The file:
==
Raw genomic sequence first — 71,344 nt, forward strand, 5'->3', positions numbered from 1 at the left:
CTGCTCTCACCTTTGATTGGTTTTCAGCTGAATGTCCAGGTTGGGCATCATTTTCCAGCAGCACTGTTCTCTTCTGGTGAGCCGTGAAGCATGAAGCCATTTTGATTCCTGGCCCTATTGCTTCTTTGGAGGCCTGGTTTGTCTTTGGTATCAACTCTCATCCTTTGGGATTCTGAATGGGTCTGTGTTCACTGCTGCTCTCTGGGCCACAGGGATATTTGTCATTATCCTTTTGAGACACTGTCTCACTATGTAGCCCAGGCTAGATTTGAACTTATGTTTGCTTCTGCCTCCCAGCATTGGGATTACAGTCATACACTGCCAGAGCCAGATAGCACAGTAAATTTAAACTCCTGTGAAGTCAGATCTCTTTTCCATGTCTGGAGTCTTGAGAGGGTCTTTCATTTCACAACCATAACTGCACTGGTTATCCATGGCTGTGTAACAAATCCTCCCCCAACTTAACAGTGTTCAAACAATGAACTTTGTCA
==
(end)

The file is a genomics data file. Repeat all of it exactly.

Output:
Raw genomic sequence first — 71,344 nt, forward strand, 5'->3', positions numbered from 1 at the left:
CTGCTCTCACCTTTGATTGGTTTTCAGCTGAATGTCCAGGTTGGGCATCATTTTCCAGCAGCACTGTTCTCTTCTGGTGAGCCGTGAAGCATGAAGCCATTTTGATTCCTGGCCCTATTGCTTCTTTGGAGGCCTGGTTTGTCTTTGGTATCAACTCTCATCCTTTGGGATTCTGAATGGGTCTGTGTTCACTGCTGCTCTCTGGGCCACAGGGATATTTGTCATTATCCTTTTGAGACACTGTCTCACTATGTAGCCCAGGCTAGATTTGAACTTATGTTTGCTTCTGCCTCCCAGCATTGGGATTACAGTCATACACTGCCAGAGCCAGATAGCACAGTAAATTTAAACTCCTGTGAAGTCAGATCTCTTTTCCATGTCTGGAGTCTTGAGAGGGTCTTTCATTTCACAACCATAACTGCACTGGTTATCCATGGCTGTGTAACAAATCCTCCCCCAACTTAACAGTGTTCAAACAATGAACTTTGTCA